Buddhism in the Cinema: Seven

Then, the Buddha achieved Enlightenment, realizing the impermanence of human existence, and the falseness of a notion of fixed selfhood. Harrer achieved a kind of Enlightenment after experiencing the generosity of the Tibetan community where the Dalai Lama dwelled.

The film shows how the Austrian Harrer was effectively stripped of his secure sense of national identity after he was nearly conquered by the avalanche and met the Dali Lama. Once Harrer cared little for politics, and the politics he did advocate was divisive, hateful, and nationalistic. Harrer escaped from a POW camp run by the British, who found him after his accident, but by the end of the film he bears the British no resentment: he no longer identifies as part of any nation by at the films conclusion. Like Buddhism is an international religion, so is Harrers new, complex and more generous sense of identity. The Buddha was born in India, but founded a worldwide religion, and incarnations of the Buddha have been present everywhere, including, Tibetans believe, on their own soil. Harrer similarly shares an international identity.

Harrier learned how need to respect all sentient beings transcends the confines of the human species: When Harrer builds the Lama a movie theater, according to the boys request, the boy worries about the worms being disturbed in the process: in a past life, the worm could have been Harrers mother, the boy says. When comparing Harrers Nazi past, and the crimes against humanity of World War II, this caution about hurting a worm seems both touching and surreal.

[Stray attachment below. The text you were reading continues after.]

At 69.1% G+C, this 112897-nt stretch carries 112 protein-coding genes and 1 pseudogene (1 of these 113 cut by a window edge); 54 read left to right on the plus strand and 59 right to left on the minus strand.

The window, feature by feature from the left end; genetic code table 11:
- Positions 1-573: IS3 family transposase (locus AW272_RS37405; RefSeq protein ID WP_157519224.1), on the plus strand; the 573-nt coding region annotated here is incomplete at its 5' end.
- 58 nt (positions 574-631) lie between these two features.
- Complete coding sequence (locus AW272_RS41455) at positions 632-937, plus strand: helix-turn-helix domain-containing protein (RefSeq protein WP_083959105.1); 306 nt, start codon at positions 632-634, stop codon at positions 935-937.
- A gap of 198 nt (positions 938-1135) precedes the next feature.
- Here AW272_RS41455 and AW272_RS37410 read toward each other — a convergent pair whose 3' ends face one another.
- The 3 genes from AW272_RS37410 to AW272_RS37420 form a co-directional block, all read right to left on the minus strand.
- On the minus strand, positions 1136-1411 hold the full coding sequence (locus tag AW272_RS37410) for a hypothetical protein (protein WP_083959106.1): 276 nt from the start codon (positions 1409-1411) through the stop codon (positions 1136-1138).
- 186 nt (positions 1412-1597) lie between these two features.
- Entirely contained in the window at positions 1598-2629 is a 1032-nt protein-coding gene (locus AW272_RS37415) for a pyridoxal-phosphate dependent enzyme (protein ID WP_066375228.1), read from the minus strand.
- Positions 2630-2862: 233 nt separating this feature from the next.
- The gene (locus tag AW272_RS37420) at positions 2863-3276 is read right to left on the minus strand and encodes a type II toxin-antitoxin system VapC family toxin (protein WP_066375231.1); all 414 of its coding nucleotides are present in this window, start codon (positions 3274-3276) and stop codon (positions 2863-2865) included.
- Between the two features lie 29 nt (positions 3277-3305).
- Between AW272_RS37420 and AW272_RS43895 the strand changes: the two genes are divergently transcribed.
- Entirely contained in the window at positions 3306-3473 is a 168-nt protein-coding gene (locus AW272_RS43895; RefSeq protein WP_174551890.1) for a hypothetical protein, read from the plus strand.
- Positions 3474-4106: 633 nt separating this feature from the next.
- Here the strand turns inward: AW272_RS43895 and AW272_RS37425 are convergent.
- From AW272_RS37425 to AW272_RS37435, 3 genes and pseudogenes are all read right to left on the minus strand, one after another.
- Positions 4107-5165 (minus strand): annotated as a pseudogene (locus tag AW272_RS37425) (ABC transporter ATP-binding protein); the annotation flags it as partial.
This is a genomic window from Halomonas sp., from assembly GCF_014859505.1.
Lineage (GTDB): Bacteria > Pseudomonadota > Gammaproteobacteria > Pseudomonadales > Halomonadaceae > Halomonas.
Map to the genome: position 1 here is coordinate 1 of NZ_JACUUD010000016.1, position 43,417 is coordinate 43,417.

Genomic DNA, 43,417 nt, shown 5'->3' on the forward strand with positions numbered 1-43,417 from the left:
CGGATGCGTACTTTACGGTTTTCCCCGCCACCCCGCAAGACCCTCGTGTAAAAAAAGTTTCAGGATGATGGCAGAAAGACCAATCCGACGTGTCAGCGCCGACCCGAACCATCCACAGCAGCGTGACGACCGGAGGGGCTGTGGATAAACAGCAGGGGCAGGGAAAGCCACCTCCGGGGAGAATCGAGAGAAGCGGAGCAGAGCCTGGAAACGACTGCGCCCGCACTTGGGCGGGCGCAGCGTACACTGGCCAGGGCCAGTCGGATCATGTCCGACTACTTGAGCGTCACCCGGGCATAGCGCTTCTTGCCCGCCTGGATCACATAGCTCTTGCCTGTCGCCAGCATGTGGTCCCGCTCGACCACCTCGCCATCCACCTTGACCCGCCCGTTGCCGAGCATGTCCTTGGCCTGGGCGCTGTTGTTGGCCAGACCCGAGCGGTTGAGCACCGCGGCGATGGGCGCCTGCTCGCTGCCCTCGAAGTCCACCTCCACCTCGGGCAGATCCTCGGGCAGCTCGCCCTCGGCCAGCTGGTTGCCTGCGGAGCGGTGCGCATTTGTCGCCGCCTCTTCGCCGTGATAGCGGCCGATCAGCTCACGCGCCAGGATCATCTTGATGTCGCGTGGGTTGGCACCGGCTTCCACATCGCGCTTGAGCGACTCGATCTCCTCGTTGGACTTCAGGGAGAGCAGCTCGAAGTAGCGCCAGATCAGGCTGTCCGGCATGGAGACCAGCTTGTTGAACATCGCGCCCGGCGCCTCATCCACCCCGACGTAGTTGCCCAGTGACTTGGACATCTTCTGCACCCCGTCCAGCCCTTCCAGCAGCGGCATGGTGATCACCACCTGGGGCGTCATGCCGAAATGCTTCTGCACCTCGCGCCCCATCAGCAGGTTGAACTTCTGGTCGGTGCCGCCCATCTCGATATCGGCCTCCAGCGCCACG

However, Buddhism stresses the need to show respect on both a micro and macro level, to all sentient beings, and not simply to acknowledge compassion in the abstract. Also, if the Nazis had been able to see the face of humanity, of their own mothers, in the eyes of the victims, the mass atrocities that occurred during World War II could have never taken place.

Merely because Buddhists do not focus upon national divisions do not mean that they can ignore the inevitable consequences of politics. The Chinese overtake Tibet. Sorrowfully, Harrer reflects: “at one time I was no different from these intolerant Chinese.” The film, based upon a true story of the Austrian climber, does not have a conventionally happy ending. Tibet is still not free, even though the Chinese no longer the stereotypically fanatical Maoists that invaded the country in the film. Instead, Tibet is controlled for strategic, rather than ideological reasons, but the failure to acknowledge Tibetan equality and humanity persists. The inability to see ones self in the eyes of another also persists globally: and only through the unifying philosophy of Buddhism, Seven Years in Tibet suggests, can a freer and more peaceful world be realized.

Work Cited

Seven Years in Tibet. Directed by Jean-Jacques.

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